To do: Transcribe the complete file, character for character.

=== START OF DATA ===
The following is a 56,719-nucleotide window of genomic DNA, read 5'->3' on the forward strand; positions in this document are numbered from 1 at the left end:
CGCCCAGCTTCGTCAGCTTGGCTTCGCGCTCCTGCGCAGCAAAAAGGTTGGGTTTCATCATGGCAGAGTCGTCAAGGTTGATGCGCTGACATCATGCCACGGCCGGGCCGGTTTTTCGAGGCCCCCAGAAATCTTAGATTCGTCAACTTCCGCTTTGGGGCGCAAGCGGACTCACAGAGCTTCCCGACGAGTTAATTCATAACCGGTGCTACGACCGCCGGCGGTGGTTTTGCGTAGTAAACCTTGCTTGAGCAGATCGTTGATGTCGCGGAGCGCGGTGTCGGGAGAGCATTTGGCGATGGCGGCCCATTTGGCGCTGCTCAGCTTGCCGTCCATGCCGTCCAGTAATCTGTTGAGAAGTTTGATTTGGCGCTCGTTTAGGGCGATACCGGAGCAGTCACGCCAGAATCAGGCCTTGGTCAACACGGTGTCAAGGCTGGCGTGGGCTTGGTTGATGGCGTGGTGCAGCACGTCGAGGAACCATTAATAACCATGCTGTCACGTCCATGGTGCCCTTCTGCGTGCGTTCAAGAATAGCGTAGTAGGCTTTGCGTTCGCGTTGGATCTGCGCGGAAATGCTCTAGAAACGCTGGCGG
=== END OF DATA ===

The following is a 56,719-nucleotide window of genomic DNA, read 5'->3' on the forward strand; positions in this document are numbered from 1 at the left end:
CGCCCAGCTTCGTCAGCTTGGCTTCGCGCTCCTGCGCAGCAAAAAGGTTGGGTTTCATCATGGCAGAGTCGTCAAGGTTGATGCGCTGACATCATGCCACGGCCGGGCCGGTTTTTCGAGGCCCCCAGAAATCTTAGATTCGTCAACTTCCGCTTTGGGGCGCAAGCGGACTCACAGAGCTTCCCGACGAGTTAATTCATAACCGGTGCTACGACCGCCGGCGGTGGTTTTGCGTAGTAAACCTTGCTTGAGCAGATCGTTGATGTCGCGGAGCGCGGTGTCGGGAGAGCATTTGGCGATGGCGGCCCATTTGGCGCTGCTCAGCTTGCCGTCCATGCCGTCCAGTAATCTGTTGAGAAGTTTGATTTGGCGCTCGTTTAGGGCGATACCGGAGCAGTCACGCCAGAATCAGGCCTTGGTCAACACGGTGTCAAGGCTGGCGTGGGCTTGGTTGATGGCGTGGTGCAGCACGTCGAGGAACCATTAATAACCATGCTGTCACGTCCATGGTGCCCTTCTGCGTGCGTTCAAGAATAGCGTAGTAGGCTTTGCGTTCGCGTTGGATCTGCGCGGAAATGCTCTAGAAACGCTGGCGG